G20 wants free trade in agricultural products, Germany and Spain say
"We want rules-based and open trade without protectionism," Kloeckner said during the agriculture ministers' meeting in Buenos Aires.
Spanish Agriculture Minister Luis Planas said trade disputes were especially damaging to the agriculture sector "because they affect the basic aspect of human nourishment."
Other subjects under discussion included sustainable land use, measures to prevent foodstuffs going to waste and the role of new technologies in the agricultural sector.
Planas stressed the link between sustainable agriculture and the fight against climate change. "Spain and the entire Mediterranean basin would be highly affected by climate change, which is already having an impact on our agriculture and cattle farming," he said.
He said the final declaration of the meeting would stress the need for sustainable agriculture in response to "the situation of the world, with 815 million people going hungry and two billion others whose nutritional needs are not met."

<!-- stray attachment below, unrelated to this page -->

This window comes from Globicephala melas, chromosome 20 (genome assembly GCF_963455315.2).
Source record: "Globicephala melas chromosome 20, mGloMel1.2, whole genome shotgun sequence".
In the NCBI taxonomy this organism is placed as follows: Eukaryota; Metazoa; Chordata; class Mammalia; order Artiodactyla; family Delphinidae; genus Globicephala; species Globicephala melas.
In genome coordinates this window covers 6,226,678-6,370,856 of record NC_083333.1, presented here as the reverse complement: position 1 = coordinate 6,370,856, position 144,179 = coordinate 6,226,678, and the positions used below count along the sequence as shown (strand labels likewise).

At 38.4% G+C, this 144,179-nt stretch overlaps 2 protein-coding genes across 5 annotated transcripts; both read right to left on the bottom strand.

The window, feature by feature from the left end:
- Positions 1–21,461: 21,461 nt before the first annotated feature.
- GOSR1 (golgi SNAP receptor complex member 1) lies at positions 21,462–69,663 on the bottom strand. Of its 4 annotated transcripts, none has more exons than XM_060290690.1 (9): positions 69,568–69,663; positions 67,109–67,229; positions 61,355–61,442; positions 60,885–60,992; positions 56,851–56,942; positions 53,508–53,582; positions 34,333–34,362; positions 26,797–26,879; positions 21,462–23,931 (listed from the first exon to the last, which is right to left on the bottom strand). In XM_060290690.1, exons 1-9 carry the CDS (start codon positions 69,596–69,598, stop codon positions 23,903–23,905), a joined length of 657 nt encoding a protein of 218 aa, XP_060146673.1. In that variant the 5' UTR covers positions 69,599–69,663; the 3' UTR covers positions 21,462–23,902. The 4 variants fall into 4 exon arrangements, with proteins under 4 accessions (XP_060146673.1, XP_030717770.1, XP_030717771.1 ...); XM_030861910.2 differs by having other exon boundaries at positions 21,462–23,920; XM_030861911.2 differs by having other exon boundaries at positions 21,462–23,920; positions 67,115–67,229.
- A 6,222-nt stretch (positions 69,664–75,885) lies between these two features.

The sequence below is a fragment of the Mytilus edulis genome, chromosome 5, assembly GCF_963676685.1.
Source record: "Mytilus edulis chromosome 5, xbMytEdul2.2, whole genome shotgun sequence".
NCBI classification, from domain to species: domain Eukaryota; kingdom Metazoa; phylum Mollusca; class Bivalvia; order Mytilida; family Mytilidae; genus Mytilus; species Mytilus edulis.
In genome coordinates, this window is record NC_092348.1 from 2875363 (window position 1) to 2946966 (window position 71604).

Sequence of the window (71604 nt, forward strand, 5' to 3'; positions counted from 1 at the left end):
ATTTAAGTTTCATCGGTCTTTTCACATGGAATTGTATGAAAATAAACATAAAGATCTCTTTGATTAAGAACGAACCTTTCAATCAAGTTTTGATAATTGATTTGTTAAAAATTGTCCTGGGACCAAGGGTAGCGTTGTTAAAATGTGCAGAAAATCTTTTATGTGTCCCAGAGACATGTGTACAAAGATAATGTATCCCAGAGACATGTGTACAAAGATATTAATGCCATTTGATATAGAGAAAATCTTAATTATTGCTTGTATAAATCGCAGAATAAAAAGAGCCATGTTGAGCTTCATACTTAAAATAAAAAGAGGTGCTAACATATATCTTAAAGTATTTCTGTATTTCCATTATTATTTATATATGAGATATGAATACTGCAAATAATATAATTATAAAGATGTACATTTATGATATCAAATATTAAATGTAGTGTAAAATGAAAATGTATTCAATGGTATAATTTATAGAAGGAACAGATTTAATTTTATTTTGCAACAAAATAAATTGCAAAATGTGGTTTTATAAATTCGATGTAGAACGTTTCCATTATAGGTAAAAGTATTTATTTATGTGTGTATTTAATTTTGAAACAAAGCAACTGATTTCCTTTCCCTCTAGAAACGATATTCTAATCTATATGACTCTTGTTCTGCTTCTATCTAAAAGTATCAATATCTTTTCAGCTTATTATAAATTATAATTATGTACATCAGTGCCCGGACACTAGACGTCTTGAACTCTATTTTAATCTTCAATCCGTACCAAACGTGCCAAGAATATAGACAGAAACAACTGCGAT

The U.S. and the EU recently reached a tentative trade deal, with the U.S. backing off a threat of tariffs on car imports, to defuse a row that began with U.S. President Donald Trump's tariffs on steel and aluminium.
France said it opposed including agriculture in vast trade deals with the US, expressing concern over the possible lowering of European standards in food, health or environment.
The G20 group comprises Argentina, Australia, Brazil, Canada, China, France, Germany, India, Indonesia, Italy, Japan, South Korea, Mexico, Russia, Saudi Arabia, South Africa, Turkey, Britain, the U.S. and the EU.
Together they control about 69% of all land suitable for farming, as well as 80% of the global trade in agricultural products. ■